Sen. Martin, Lawmakers Pass Bill Limiting Seclusion & Restraint In Schools

May 27, 2015

Sen. Henri Martin (at podium) on May 27 joined with a bipartisan group of legislators in announcing support for legislation to limit seclusion and restraint in schools. From left to right: Sen. Dante Bartolomeo, Martin, Rep. Diana Urban, and Sen. Gayle Slossberg.

A bipartisan group of legislators on Wednesday, May 27 led the State Senate’s passage of a bill that significantly restricts the use of restraints and seclusion rooms to emergency situations in Connecticut schools.

“Restraints and seclusion rooms should never be used as a form of discipline,” said Senate President Martin M. Looney (D-New Haven). “Research has overwhelmingly concluded that restraint and seclusion can physically and emotionally harm children, and frequently worsens the behaviors that practitioners are aiming to reduce.”

“In the last three years more than 1,300 incidents occurred where Connecticut children were injured during a restraint or seclusion,” said Senate Majority Leader Bob Duff (D-Norwalk). “If we pride ourselves on giving every child access to a high quality education, we cannot allow these traumatizing practices to persist. Today we’re taking bipartisan action to protect our children, ensuring that they’re able to reach their full potential free from physical and emotional harm.”

“Restraint and seclusion practices are over-utilized in our schools, particularly in light of the fact that there is no data showing these practices to be effective in reducing challenging behaviors in children”, said Senator Danté Bartolomeo (D-Meriden), Senate Chair of the Committee on Children. “The bill we pass today will place stringent restrictions on the use of restraint and seclusion, including protection from life-threatening restraint positions, increased monitoring and reporting, checks to ensure the necessity of extended use, and specific parental notification requirements. Additionally, the bill includes a plan developed in concert with the State Department of Education that will ensure that the appropriate school employees receive training on state regulations surround restraint and seclusion, de-escalation techniques, and safe restraint.”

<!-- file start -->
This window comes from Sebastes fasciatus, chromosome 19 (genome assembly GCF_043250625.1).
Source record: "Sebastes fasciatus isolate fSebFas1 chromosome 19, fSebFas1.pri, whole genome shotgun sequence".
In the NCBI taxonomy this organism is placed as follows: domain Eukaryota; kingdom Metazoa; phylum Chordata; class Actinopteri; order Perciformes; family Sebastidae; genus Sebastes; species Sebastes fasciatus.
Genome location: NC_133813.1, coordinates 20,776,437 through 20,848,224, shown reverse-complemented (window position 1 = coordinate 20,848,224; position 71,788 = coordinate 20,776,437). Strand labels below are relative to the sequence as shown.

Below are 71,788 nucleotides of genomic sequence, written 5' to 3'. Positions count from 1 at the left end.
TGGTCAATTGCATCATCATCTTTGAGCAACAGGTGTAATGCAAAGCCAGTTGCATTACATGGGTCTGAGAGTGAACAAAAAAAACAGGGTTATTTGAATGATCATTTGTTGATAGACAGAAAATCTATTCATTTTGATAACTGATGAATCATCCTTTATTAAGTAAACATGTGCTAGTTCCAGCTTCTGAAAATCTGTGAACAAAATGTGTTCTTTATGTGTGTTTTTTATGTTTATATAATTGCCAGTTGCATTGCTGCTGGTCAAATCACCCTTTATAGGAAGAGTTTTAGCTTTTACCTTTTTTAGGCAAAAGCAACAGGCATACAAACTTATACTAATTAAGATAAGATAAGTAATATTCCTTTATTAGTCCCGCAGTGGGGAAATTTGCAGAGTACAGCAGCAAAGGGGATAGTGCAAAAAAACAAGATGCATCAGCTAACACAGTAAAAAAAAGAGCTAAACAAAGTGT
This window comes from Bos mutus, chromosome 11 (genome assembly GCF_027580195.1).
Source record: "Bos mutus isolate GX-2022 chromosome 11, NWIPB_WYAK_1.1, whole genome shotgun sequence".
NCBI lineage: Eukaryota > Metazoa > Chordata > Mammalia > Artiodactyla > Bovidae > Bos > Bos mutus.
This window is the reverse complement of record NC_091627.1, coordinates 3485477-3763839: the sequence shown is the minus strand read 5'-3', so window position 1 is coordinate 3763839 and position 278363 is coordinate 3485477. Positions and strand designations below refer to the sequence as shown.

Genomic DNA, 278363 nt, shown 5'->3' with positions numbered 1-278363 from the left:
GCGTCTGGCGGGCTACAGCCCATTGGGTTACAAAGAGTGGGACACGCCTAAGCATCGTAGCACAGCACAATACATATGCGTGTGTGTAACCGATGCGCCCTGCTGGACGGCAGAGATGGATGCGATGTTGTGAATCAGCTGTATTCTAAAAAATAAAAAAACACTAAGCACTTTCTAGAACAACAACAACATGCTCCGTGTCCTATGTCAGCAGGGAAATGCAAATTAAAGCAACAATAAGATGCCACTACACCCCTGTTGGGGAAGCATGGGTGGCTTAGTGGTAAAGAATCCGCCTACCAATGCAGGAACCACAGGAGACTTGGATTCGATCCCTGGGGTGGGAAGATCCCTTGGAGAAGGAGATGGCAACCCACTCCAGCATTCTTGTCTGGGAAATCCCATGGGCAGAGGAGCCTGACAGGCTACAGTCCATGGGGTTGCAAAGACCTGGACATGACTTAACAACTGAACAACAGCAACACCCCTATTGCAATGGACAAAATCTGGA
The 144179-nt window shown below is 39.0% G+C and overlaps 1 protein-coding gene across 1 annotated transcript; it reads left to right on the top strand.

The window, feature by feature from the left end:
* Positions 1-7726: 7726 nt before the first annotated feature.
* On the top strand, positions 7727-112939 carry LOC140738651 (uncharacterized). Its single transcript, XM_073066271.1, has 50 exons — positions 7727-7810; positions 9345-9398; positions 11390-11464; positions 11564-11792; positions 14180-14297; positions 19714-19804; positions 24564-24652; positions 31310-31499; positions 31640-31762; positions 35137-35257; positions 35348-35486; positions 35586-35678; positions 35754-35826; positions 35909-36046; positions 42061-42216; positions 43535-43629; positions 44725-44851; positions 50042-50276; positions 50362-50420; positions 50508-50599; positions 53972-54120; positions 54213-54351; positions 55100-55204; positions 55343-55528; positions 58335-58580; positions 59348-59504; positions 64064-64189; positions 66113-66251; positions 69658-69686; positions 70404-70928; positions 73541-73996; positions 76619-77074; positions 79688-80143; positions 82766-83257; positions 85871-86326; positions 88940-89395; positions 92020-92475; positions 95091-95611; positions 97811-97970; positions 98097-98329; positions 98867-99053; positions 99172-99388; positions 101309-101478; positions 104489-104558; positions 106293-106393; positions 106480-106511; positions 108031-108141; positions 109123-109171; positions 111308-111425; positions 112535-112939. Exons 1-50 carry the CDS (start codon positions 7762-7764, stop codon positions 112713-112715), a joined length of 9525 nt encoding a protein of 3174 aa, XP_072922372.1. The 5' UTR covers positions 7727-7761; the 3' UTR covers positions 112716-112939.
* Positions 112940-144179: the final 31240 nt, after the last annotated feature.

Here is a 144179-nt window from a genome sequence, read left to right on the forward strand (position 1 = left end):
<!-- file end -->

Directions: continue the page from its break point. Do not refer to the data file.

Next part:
“Our children deserve safe and welcoming learning environments that promote their academic success and overall wellbeing,” said Senator Gayle S. Slossberg (D-Milford), Senate Chair of the Education Committee. “The use of restraint and seclusion has serious harmful effects on our children. We know there are better ways to address behavioral issues in school and it is time for us to work together with our schools, parents and students to ensure that school environments are safe and productive.”

Senate Bill 927 prohibits the use of physical restraint of a student in grades K-12 as a disciplinary tool, out of convenience, or as a substitute for a less restrictive alternative. The bill also prohibits school employees from secluding a child in a small, windowless space for indefinite periods of time as is frequently done under current law. Additionally, Senate bill 927 prohibits the use of a psychopharmacologic agent on a student without that student’s consent, unless the agent is an established part of the student’s medical, behavioral, or educational plan.

These practices can only be used in an emergency situation to prevent imminent injury to the student or others. Parents must be notified within 24 hours if their child has been physically restrained and/or secluded.

“Supporting and enhancing the ability of school communities to work capably with special-needs children and their caregivers, is a public policy of high and urgent priority,” said Toni Boucher the ranking Senate member of the Education Committee. “Our teachers, administrators, and related providers must have access to the tools they need to assist children at the youngest ages, provide guidance to families, and coordinate care with other agencies and community providers. Studies have shown seclusion and restraints are not safe and should be a measure of last resort.”

“This proposal has received widespread support from children’s advocates,” said Sen. Henri Martin, ranking Senate member of the Committee on Children. “This bipartisan legislation will help to reduce the risk of injury that can result from the inappropriate use of restraint and seclusion on Connecticut school children, and I am proud to vote in favor of it.” Sen. Martin represents Bristol, Harwinton, Plainville, Plymouth and Thomaston.

Every year there are more than 30,000 reported incidents of restraint and seclusion affecting more than 2,500 students in Connecticut schools. The Connecticut Board of Education has reported that children subjected to these disciplinary tactics may be as young as preschool, are often identified as being on the Autism Spectrum or having an emotional disturbance, and are disproportionately male and African-American or Hispanic.

The bill now heads to the House of Representatives.